“In Thebais, St. Anthony, abbot and spiritual guide of many monks. He was most celebrated for his life and miracles, of which St. Athanasius has written a detailed account. His sacred body was found by divine revelation, during the reign of the emperor Justinian, and brought to Alexandria, where it was buried in the church of St. John the Baptist.”
Today is the feast of Saint Anthony of Egypt, Abbot and Hermit. (born 251- died 356), patron of herdsmen, especially swineherds. Spare St. Anthony’s pig today!
As a young man, Anthony took to heart the words of the gospel "Go, sell all that you have and give it to the poor". He divided his inheritance with his sister, gave away his share of it to the poor, and retired to the outskirts of town to live the life of an ascetic. Eventually, that wasn't enough, and he moved out into the desert, occasionally returning to live near other hermits, then moving farther away again.
At one point, he shut himself up in a ruined fortress for 20 years, only coming out at the end of that time to be a spiritual guide to the hermits who had taken up residence in the caves around his place of solitude. After organizing them, he again withdrew to a solitary life, emerging to combat Arianism, and at one point paying a visit to Saint Paul the Hermit.
He suffered much through the attentions of demons, whether by temptations to sensuality and gluttony, or by physical beatings and torments, but through all of it he emerged victorious, and died in an odor of sanctity at age 105.
In the Swiss canton of Ticino, in Rome and Madrid (and doubtless other places), animals – particularly horses, mules, donkeys, and dogs – were blessed today. Washed, brushed, belled and beribboned, they would stand before the church doors until Mass had ended, when the priest would come and bless them in the name of Saint Anthony, their patron.
A plague spread across Europe in 1089, which in this instance was probably ergotism. Miraculous cures were reported of those who implored God's mercy through the intercession of Saint Anthony, especially those who prayed before his relics; the inflammatory disease (and a couple of others) became known as Saint Anthony's Fire.
In art, he is often depicted with a pig nearby (as in the above image). The reasons given for this bit of iconography are various: that (like Merlin) the pig was a pet; or that pork fat was used in the treatment of skin diseases, therefore, by association, Saint Anthony became the patron of swineherds; or that it is neither of the above - the hog represents the gluttony and sensuality over which he triumphed.
Whatever the reason, the old saying "to follow someone about like a tantony pig" means to stick as close to that person as St. Anthony's favorite is said to have done to the saint.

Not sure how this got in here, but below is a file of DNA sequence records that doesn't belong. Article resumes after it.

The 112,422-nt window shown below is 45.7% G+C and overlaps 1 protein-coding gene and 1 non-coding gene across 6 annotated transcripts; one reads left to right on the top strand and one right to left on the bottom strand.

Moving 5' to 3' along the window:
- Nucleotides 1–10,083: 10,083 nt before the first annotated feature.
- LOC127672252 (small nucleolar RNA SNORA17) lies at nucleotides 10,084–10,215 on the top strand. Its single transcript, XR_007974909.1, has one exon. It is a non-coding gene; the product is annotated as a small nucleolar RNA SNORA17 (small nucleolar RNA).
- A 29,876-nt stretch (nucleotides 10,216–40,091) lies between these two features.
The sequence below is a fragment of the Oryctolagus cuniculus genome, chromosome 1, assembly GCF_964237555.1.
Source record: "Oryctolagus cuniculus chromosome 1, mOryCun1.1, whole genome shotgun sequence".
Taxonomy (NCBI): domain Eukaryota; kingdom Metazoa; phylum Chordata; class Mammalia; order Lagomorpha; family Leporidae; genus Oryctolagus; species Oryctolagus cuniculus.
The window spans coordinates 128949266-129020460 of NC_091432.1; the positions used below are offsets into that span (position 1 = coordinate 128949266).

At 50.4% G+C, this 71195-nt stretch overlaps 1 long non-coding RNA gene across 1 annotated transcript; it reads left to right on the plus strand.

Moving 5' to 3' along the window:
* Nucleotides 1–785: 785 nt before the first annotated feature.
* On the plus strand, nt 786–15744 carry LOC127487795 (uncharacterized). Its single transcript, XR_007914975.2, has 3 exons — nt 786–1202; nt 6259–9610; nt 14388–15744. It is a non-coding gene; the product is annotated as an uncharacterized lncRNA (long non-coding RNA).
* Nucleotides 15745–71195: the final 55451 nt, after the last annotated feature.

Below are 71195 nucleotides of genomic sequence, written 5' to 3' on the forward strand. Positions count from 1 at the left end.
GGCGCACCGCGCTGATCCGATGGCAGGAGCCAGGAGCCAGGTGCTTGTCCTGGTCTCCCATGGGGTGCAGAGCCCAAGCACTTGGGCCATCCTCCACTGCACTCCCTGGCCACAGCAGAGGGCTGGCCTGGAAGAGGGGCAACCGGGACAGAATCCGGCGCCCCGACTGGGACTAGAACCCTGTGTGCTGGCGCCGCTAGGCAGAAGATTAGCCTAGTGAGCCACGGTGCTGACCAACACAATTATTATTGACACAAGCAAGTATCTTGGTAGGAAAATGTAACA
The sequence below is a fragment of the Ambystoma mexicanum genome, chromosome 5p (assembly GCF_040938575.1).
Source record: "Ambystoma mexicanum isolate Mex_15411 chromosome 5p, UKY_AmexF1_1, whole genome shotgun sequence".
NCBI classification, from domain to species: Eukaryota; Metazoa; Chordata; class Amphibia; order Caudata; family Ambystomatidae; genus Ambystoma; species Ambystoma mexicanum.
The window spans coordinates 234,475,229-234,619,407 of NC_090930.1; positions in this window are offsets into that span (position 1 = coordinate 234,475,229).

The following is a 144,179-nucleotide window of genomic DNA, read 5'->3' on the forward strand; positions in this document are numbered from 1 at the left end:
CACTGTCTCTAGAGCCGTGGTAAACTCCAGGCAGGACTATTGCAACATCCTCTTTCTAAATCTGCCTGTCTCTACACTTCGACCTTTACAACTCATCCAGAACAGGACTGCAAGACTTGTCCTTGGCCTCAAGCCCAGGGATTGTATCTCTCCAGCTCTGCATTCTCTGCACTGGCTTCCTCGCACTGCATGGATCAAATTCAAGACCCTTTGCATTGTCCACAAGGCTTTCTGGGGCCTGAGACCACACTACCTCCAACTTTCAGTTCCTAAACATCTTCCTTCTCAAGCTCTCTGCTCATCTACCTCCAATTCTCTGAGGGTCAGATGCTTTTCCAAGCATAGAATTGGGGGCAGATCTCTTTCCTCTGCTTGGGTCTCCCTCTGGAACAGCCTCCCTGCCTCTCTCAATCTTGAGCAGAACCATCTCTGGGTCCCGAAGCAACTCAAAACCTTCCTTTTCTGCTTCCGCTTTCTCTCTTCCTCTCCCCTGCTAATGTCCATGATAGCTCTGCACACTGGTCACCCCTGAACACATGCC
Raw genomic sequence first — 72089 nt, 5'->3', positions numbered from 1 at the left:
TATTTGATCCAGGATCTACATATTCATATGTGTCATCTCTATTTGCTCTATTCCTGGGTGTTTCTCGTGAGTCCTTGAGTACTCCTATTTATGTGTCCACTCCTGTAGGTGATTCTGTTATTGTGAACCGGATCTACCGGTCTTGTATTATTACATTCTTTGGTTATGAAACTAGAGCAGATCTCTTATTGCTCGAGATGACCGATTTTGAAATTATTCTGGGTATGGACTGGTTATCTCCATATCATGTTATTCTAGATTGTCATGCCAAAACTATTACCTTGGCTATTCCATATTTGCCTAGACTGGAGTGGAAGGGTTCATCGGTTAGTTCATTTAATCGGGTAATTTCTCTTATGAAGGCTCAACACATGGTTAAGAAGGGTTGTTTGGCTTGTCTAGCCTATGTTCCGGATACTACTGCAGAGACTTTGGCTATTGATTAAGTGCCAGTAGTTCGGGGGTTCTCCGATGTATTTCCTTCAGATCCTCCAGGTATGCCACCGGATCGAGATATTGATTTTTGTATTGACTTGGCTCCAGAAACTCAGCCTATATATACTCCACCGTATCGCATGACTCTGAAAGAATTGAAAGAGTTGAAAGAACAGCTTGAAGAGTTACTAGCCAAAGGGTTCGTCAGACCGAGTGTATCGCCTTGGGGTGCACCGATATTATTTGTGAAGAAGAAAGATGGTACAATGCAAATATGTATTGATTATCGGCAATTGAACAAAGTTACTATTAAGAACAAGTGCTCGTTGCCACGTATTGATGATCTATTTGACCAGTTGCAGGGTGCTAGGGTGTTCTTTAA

Look closely and you can see the bells which are also part of his iconography - one hanging from his cane, one on the pig's collar, and one in the belfry.
According to Athanasius, Anthony is said to have enjoined his fellow monks to “write down their thoughts and actions and exhibit the record to one another, which probably was the beginning of habitual confession among monastic orders…” A Dictionary of Christian Antiquities (1880)
Sounds familiar. Giving it a modern application, perhaps St. Anthony should be the patron of the blogosphere and those of us, who “write down their thoughts and actions and exhibit the record to one another…” And while we are at it, we should follow his example and fight off the temptations which attack bloggers and readers and commentators alike. You know what they are and how seductive they are.
Begone, foul temptation!
Renowned shepherd Anthony, who restores the crucified, and destroys healthful maladies, and quenches the heat of the fire, O holy father, pray to the Lord on behalf of us unhappy ones.
Pray for us, blessed father Anthony.
That we be made worthy.
O God, who grants by the intercession of blessed Anthony Thy confessor that the fire of illness be quenched and coolness be present for sick limbs, make us, we beseech, by his favors and prayers free from the fires of hell, and cause us to be presented whole in mind and body to Thee happily in glory. Through our Lord Jesus Christ Thy Son, who lives and reigns with Thee in the unity of the Holy Ghost, O God, world without end. Amen.
Artwork: "St. Anthony", Hours of Catherine of Cleves, c1440